For details from 500 BC of the people that came to inhabit Scotland check out the History of the Celts.
The Scots left Ireland and built their kingdom of Dalriada in Argyll on the west coast of Scotland.
Kenneth MacAlpin united the Scots and Picts as one nation. This was the first step in creating a united Scotland.
Malcolm II killed Kenneth III and became King.
Malcolm II gained Lothian after defeating the Saxons at the Battle of Carham. Death of Owen-the-Bald, King of Strathclyde.
Duncan, already ruler of Strathclyde, killed his grandfather Malcolm II and became King of a largely united Scotland.
MacBeth, immortalised by Shakespeare, killed Duncan and became King.
Malcolm III (or Malcolm Canmore) killed MacBeth and became King.
On the death of Edgar, Scotland became disunited. Alexander I became King of Scots, but David I became King in Lothian and Strathclyde.
Unity was restored when, on Alexander's death, David became King of Scots. His reign was one of the most important in Scotland's history, extending Scottish borders to the River Tees, including all of Northumberland.
The 'Auld Alliance' between Scotland and France was signed - one of the world's oldest mutual defence treaties.
Annexation of Scotland by England. Scotland's Coronation Stone - the 'Stone of Destiny' or 'Stone of Scone'1 - was removed to Westminster Abbey in London by the English King Edward I. The stone was temporarily returned to Scotland in 1950 and permanently returned in 1996. Much contention still exists over whether or not this is the original stone.
Battle of Bannockburn where the Scots, under Robert the Bruce, routed the English led by Edward II which resulted in Scottish independence.
The Declaration of Arbroath was drawn up to urge the Pope to recognise Scottish independence from England. The Pope accepted the Declaration.
King James II was killed by an exploding cannon during the siege of Roxburgh.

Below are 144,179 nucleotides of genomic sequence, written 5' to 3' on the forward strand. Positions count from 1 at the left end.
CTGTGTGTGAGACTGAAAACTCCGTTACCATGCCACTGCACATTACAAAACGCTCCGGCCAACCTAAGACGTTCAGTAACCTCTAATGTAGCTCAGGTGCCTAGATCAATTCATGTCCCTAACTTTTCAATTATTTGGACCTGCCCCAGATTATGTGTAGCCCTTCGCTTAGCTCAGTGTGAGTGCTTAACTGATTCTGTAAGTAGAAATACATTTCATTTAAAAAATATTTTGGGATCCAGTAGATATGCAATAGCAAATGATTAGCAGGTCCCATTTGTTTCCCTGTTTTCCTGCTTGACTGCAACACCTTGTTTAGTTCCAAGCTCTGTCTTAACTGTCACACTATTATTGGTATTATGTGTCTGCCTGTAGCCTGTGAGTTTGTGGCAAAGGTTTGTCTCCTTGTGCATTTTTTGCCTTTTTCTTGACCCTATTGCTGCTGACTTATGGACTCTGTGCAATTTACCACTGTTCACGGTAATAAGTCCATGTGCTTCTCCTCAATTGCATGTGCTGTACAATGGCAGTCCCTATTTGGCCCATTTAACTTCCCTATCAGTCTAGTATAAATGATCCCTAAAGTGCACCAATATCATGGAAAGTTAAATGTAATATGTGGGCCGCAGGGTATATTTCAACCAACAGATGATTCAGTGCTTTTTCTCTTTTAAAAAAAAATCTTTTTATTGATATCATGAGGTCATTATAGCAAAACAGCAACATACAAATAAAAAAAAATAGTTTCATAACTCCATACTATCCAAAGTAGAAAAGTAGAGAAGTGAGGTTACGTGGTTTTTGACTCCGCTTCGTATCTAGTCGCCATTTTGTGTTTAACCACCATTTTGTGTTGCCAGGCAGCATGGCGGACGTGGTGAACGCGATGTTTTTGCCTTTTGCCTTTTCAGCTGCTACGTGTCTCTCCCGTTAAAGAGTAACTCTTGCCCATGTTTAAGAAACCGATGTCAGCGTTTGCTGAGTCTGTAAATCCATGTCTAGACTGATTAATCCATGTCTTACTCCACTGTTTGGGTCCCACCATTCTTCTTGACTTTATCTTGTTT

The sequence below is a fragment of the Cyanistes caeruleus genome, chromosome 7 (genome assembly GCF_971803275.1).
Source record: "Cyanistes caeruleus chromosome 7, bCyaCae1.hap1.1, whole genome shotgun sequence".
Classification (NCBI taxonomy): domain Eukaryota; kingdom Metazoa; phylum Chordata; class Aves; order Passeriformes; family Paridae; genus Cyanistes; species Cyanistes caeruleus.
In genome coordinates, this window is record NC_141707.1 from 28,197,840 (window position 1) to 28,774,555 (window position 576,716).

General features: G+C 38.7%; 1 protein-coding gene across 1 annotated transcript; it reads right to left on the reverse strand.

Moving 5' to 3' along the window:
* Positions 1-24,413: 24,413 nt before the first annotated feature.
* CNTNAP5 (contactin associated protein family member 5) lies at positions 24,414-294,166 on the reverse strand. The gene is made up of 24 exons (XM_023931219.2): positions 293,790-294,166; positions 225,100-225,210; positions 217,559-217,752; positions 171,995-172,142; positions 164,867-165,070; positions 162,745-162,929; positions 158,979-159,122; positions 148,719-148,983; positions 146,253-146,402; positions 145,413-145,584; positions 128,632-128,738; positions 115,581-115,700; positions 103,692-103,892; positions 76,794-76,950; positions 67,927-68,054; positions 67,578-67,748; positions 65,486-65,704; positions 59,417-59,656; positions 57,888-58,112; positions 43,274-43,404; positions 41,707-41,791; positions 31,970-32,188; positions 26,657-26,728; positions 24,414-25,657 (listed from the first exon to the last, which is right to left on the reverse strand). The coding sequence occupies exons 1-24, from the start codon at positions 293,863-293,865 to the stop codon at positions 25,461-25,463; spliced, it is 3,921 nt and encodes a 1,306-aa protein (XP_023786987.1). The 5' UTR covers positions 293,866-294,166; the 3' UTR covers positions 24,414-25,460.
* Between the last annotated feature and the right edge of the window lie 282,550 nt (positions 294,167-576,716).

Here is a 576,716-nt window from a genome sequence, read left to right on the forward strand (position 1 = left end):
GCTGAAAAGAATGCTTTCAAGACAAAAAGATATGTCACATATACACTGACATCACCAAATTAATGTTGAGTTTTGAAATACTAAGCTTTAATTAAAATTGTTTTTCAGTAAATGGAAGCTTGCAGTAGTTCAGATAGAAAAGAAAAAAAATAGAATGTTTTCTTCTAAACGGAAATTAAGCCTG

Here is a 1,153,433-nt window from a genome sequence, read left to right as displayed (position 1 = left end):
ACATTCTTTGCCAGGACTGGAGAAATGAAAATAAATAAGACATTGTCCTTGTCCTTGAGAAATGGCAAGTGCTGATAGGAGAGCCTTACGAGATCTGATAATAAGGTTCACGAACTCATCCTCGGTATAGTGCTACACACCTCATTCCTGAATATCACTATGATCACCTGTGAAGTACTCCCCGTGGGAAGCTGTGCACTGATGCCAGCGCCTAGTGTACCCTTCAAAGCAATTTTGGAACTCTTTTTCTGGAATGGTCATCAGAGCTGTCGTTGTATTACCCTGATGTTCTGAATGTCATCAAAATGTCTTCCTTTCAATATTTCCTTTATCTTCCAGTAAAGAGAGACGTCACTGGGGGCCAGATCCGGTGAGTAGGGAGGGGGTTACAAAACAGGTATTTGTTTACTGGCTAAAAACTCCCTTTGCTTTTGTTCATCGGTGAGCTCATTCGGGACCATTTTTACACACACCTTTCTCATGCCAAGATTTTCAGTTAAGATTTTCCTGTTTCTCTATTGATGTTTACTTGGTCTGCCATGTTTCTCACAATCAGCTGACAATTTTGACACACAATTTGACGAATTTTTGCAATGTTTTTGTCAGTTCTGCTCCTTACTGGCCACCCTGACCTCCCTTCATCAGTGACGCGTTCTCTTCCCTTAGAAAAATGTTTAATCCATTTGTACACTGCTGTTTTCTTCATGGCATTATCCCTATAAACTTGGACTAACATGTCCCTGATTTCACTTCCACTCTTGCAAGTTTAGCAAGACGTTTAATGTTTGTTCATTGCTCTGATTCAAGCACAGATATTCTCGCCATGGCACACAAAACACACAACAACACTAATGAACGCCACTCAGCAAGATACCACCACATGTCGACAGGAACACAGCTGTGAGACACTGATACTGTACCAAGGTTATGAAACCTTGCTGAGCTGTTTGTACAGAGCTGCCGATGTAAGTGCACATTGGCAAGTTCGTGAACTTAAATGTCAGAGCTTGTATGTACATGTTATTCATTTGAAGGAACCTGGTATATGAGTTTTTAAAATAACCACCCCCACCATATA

King James III was murdered after being accused of surrounding himself with evil advisors who encouraged him to bring Englishmen into Scottish affairs.
King Henry VII of England gave his daughter Margaret Tudor in marriage to James IV of Scotland. This gave rise to the Union of the Crowns in 1603.
Under the terms of the 'Auld Alliance' all Scottish citizens became French and vice versa.
John Knox gave his sermon at Perth which is regarded as the start of the Reformation in Scotland.
Following the death of Elizabeth I, James VI of Scotland became James I of England bringing about another Union of the Crowns.
James VI returned briefly to Scotland2 to extol the benefits of English culture.
James VI imposed Bishops on the Presbyterian Church of Scotland in an attempt to integrate it with the Church of England. This move was deeply unpopular with the Scots.
Charles I became King on the death of his father. Although born in Scotland, Charles had no interest in the country and dealt with Scottish affairs with even less tact than his father, causing discontent.
Charles attempted to further Anglicise the Church of Scotland by introducing a new prayer book, which caused riots at St Giles in Edinburgh. Jenny Geddes throws a stool in St Giles in protest.
Charles regarded protests against the prayer book as treason, forcing Scots to choose between their church and the King. A covenant, swearing to resist these changes to the death, was signed in Greyfriars Church in Edinburgh. The covenant was accepted by hundreds of thousands of Scots.